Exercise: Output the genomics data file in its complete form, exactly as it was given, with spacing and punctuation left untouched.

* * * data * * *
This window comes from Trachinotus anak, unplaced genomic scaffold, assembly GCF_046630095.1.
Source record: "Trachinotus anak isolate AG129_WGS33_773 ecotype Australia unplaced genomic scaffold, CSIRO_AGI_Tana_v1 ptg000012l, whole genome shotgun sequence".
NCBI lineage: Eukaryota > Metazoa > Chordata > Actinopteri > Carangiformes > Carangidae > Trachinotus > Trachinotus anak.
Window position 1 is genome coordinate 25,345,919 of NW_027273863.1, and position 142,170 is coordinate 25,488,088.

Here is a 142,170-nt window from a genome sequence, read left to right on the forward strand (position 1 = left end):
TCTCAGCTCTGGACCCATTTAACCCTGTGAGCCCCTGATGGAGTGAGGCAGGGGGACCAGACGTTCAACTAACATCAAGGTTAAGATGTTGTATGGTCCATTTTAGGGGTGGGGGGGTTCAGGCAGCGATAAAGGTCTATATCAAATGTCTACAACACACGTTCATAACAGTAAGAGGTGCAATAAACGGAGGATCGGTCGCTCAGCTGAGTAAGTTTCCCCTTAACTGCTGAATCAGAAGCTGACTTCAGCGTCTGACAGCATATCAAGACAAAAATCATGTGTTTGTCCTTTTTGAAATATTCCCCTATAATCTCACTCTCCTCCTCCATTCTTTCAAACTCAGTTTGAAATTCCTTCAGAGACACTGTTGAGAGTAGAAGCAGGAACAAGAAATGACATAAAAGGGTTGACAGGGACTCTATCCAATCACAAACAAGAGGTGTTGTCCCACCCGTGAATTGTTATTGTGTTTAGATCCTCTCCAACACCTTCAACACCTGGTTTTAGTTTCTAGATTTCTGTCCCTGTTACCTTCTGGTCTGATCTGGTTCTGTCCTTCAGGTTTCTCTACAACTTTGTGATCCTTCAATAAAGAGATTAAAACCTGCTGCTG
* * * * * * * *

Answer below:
This window comes from Trachinotus anak, unplaced genomic scaffold, assembly GCF_046630095.1.
Source record: "Trachinotus anak isolate AG129_WGS33_773 ecotype Australia unplaced genomic scaffold, CSIRO_AGI_Tana_v1 ptg000012l, whole genome shotgun sequence".
NCBI lineage: Eukaryota > Metazoa > Chordata > Actinopteri > Carangiformes > Carangidae > Trachinotus > Trachinotus anak.
Window position 1 is genome coordinate 25,345,919 of NW_027273863.1, and position 142,170 is coordinate 25,488,088.

Here is a 142,170-nt window from a genome sequence, read left to right on the forward strand (position 1 = left end):
TCTCAGCTCTGGACCCATTTAACCCTGTGAGCCCCTGATGGAGTGAGGCAGGGGGACCAGACGTTCAACTAACATCAAGGTTAAGATGTTGTATGGTCCATTTTAGGGGTGGGGGGGTTCAGGCAGCGATAAAGGTCTATATCAAATGTCTACAACACACGTTCATAACAGTAAGAGGTGCAATAAACGGAGGATCGGTCGCTCAGCTGAGTAAGTTTCCCCTTAACTGCTGAATCAGAAGCTGACTTCAGCGTCTGACAGCATATCAAGACAAAAATCATGTGTTTGTCCTTTTTGAAATATTCCCCTATAATCTCACTCTCCTCCTCCATTCTTTCAAACTCAGTTTGAAATTCCTTCAGAGACACTGTTGAGAGTAGAAGCAGGAACAAGAAATGACATAAAAGGGTTGACAGGGACTCTATCCAATCACAAACAAGAGGTGTTGTCCCACCCGTGAATTGTTATTGTGTTTAGATCCTCTCCAACACCTTCAACACCTGGTTTTAGTTTCTAGATTTCTGTCCCTGTTACCTTCTGGTCTGATCTGGTTCTGTCCTTCAGGTTTCTCTACAACTTTGTGATCCTTCAATAAAGAGATTAAAACCTGCTGCTG